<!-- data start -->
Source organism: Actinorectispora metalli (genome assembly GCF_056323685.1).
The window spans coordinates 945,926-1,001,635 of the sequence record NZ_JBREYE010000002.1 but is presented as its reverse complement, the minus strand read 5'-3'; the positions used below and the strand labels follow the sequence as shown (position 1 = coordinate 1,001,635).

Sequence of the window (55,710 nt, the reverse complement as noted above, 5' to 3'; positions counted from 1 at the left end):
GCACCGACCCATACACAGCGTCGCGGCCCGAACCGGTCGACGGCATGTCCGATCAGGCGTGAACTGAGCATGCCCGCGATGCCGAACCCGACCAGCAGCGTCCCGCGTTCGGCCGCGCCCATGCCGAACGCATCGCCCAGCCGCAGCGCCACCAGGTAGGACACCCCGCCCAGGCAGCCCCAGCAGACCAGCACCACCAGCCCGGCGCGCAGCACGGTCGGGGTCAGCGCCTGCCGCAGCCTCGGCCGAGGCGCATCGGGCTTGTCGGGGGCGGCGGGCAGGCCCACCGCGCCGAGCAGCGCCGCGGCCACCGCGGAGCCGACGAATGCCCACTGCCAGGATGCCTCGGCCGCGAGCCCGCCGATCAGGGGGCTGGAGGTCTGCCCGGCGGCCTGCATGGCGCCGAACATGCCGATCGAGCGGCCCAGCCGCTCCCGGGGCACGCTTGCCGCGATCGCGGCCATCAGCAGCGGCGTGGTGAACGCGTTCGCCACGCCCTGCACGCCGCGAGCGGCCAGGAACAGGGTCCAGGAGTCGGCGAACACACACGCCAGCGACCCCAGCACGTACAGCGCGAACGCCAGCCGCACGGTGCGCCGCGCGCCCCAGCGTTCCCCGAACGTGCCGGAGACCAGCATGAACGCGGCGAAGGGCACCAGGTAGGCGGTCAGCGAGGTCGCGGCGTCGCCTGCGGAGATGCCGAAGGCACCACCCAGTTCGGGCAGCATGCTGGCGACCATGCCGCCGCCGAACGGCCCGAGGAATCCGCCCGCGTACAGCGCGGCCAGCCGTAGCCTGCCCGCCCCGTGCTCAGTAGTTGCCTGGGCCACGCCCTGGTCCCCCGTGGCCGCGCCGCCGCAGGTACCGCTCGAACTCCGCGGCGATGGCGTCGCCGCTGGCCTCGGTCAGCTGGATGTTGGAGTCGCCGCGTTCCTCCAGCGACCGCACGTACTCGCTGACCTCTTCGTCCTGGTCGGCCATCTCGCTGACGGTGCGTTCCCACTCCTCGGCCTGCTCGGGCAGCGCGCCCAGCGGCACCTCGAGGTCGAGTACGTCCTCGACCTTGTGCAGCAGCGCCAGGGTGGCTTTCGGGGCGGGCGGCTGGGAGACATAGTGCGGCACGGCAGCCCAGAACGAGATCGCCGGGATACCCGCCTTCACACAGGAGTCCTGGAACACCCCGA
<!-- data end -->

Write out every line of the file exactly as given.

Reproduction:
Source organism: Actinorectispora metalli (genome assembly GCF_056323685.1).
The window spans coordinates 945,926-1,001,635 of the sequence record NZ_JBREYE010000002.1 but is presented as its reverse complement, the minus strand read 5'-3'; the positions used below and the strand labels follow the sequence as shown (position 1 = coordinate 1,001,635).

Sequence of the window (55,710 nt, the reverse complement as noted above, 5' to 3'; positions counted from 1 at the left end):
GCACCGACCCATACACAGCGTCGCGGCCCGAACCGGTCGACGGCATGTCCGATCAGGCGTGAACTGAGCATGCCCGCGATGCCGAACCCGACCAGCAGCGTCCCGCGTTCGGCCGCGCCCATGCCGAACGCATCGCCCAGCCGCAGCGCCACCAGGTAGGACACCCCGCCCAGGCAGCCCCAGCAGACCAGCACCACCAGCCCGGCGCGCAGCACGGTCGGGGTCAGCGCCTGCCGCAGCCTCGGCCGAGGCGCATCGGGCTTGTCGGGGGCGGCGGGCAGGCCCACCGCGCCGAGCAGCGCCGCGGCCACCGCGGAGCCGACGAATGCCCACTGCCAGGATGCCTCGGCCGCGAGCCCGCCGATCAGGGGGCTGGAGGTCTGCCCGGCGGCCTGCATGGCGCCGAACATGCCGATCGAGCGGCCCAGCCGCTCCCGGGGCACGCTTGCCGCGATCGCGGCCATCAGCAGCGGCGTGGTGAACGCGTTCGCCACGCCCTGCACGCCGCGAGCGGCCAGGAACAGGGTCCAGGAGTCGGCGAACACACACGCCAGCGACCCCAGCACGTACAGCGCGAACGCCAGCCGCACGGTGCGCCGCGCGCCCCAGCGTTCCCCGAACGTGCCGGAGACCAGCATGAACGCGGCGAAGGGCACCAGGTAGGCGGTCAGCGAGGTCGCGGCGTCGCCTGCGGAGATGCCGAAGGCACCACCCAGTTCGGGCAGCATGCTGGCGACCATGCCGCCGCCGAACGGCCCGAGGAATCCGCCCGCGTACAGCGCGGCCAGCCGTAGCCTGCCCGCCCCGTGCTCAGTAGTTGCCTGGGCCACGCCCTGGTCCCCCGTGGCCGCGCCGCCGCAGGTACCGCTCGAACTCCGCGGCGATGGCGTCGCCGCTGGCCTCGGTCAGCTGGATGTTGGAGTCGCCGCGTTCCTCCAGCGACCGCACGTACTCGCTGACCTCTTCGTCCTGGTCGGCCATCTCGCTGACGGTGCGTTCCCACTCCTCGGCCTGCTCGGGCAGCGCGCCCAGCGGCACCTCGAGGTCGAGTACGTCCTCGACCTTGTGCAGCAGCGCCAGGGTGGCTTTCGGGGCGGGCGGCTGGGAGACATAGTGCGGCACGGCAGCCCAGAACGAGATCGCCGGGATACCCGCCTTCACACAGGAGTCCTGGAACACCCCGA